Third of companies have or will set science-based CO2 targets
Companies with renewable-energy target rises to 75 from 55
A growing number of the world’s biggest companies are setting greenhouse-gas targets in line with global efforts to curb global warming to below 2 degrees Celsius.
The number of companies committing to “science-based targets” that align with the landmark Paris Agreement is growing steadily, according to the results of a survey of 1,073 businesses published Tuesday by CDP, formerly called the Carbon Disclosure Project.
The Science-Based Targets Initiative is led by a group of environmental, business and United Nations groups that are urging companies to set more ambitious, meaningful environmental goals that would have a significant impact on efforts to tackle climate change.
CDP’s sample of companies, which together represent 12 percent of global emissions, showed that almost 90 percent have already set some kind of carbon reduction target. BT Group Plc and Unilever NV are among a smaller group of about 14 percent that have made cuts in line with what’s needed to meet the Paris deal’s goal of keeping warming below two degrees Celsius (3.6 degrees Fahrenheit) this century.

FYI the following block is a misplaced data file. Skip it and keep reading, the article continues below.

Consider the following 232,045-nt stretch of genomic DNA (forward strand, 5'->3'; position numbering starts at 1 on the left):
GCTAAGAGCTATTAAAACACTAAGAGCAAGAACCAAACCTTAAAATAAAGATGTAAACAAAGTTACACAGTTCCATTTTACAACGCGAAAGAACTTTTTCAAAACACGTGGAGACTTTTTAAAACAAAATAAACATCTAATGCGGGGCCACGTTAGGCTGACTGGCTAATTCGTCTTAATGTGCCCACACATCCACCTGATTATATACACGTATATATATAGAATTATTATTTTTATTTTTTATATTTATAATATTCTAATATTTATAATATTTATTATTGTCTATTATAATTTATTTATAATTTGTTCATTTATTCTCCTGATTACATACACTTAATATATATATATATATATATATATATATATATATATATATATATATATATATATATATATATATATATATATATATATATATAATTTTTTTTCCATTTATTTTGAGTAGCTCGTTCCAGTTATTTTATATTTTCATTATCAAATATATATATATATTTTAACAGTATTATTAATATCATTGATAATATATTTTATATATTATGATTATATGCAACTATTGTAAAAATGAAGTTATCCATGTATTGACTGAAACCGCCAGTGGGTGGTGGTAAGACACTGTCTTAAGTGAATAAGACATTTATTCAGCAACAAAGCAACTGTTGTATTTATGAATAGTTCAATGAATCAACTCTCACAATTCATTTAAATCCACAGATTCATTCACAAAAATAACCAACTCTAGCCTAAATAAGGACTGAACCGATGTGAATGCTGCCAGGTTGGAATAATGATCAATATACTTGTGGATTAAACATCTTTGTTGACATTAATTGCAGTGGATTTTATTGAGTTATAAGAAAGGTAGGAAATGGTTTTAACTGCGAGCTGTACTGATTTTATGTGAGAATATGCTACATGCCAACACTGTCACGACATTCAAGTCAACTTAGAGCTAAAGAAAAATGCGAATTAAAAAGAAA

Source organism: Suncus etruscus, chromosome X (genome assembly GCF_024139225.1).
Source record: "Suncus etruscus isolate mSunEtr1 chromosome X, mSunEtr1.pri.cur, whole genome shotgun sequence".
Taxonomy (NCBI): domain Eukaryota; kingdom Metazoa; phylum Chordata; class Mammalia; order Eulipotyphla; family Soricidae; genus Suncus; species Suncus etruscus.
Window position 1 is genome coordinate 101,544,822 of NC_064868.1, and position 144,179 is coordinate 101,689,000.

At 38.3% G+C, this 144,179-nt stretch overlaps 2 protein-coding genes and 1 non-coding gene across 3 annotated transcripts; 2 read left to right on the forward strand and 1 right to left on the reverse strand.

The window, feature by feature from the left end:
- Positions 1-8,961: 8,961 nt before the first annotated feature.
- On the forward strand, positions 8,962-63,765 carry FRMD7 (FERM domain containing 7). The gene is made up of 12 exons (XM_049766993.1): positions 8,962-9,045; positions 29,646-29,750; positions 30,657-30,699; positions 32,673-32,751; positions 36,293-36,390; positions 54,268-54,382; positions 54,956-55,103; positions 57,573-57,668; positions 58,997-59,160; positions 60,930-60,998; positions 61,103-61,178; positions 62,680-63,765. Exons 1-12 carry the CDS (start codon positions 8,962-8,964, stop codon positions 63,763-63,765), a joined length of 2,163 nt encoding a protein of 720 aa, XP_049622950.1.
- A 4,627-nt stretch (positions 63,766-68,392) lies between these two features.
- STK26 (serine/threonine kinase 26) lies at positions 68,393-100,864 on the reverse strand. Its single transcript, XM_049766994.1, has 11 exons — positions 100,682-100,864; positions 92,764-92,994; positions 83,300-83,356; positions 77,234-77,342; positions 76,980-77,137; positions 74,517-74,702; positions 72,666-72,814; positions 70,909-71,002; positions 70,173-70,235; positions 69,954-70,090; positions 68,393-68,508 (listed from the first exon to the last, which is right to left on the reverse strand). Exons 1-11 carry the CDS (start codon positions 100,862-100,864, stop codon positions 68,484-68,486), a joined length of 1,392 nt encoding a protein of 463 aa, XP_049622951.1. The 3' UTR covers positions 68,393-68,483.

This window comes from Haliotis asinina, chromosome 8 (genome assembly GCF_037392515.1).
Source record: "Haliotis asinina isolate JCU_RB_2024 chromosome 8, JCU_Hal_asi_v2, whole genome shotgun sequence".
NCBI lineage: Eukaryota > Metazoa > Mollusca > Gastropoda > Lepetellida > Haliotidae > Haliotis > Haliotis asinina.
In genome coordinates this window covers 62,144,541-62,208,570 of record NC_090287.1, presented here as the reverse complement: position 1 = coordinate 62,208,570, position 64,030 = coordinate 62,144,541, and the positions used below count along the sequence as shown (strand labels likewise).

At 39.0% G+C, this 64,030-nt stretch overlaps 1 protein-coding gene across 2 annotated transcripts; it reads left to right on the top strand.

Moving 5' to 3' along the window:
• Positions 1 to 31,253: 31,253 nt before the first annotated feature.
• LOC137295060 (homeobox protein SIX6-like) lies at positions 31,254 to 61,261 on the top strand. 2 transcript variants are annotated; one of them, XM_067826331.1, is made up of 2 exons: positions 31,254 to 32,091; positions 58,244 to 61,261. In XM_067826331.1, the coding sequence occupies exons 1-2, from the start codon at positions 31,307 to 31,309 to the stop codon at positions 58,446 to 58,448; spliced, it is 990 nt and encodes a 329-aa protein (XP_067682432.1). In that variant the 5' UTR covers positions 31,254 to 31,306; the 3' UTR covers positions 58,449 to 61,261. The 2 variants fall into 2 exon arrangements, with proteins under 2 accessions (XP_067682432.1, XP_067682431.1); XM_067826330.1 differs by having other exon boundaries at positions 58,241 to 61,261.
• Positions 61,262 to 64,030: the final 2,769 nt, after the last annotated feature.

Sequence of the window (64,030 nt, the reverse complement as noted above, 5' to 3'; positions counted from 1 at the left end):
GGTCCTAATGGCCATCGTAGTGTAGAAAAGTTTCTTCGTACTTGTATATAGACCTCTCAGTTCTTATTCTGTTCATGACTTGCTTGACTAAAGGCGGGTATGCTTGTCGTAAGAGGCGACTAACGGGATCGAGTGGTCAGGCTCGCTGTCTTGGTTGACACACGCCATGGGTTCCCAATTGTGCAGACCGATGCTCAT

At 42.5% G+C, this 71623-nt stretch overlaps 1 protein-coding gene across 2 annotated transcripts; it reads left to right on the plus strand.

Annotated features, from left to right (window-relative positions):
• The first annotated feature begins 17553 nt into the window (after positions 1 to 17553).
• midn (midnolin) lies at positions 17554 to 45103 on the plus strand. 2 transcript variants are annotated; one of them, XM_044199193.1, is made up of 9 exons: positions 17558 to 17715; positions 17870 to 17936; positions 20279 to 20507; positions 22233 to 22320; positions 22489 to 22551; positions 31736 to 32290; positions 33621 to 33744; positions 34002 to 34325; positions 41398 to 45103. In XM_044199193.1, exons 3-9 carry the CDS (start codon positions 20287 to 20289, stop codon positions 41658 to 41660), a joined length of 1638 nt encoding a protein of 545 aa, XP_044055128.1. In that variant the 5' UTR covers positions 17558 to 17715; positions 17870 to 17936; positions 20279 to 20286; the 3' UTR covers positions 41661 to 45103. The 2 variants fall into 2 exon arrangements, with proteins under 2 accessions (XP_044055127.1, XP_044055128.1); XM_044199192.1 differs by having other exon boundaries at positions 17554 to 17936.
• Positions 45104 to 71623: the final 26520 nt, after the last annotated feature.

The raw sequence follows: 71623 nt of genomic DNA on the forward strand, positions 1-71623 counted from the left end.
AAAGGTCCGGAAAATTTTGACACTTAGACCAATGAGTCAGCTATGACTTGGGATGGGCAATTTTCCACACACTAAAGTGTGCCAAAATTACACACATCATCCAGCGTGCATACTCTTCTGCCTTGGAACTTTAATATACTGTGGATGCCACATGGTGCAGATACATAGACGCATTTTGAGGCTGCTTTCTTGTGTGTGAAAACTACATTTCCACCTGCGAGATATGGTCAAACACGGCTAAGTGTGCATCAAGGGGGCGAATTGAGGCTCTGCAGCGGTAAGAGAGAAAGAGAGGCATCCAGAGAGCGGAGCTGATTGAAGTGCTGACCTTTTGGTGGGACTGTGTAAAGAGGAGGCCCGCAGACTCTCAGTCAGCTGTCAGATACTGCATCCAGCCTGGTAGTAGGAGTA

Over the next two years, another 317 companies, or 30 percent of respondents, are planning to set science-based targets, according to the non-profit group. That should help national efforts to meet pledges made in Paris in 2015, even as the U.S., the world’s second largest emitter, moves to withdraw from the accord.
Company targets are translating into growing investments in everything from renewable energy to electric cars and energy efficiency technologies. The number of companies with a renewable energy production target rose 36 percent, to 75 companies, from last year.
Almost a third of companies are using an internal carbon price when considering investments and that’s expected to grow to 50 percent within the next two years, it said.
“We can already see corporate winners and losers emerging,” CDP Chief Executive Officer Paul Simpson said in a statement. “Best practice, from the scaling of solar power to the construction of zero-energy buildings, with innovation in processes, products and philosophies is emerging; and is increasingly led from the boardroom.”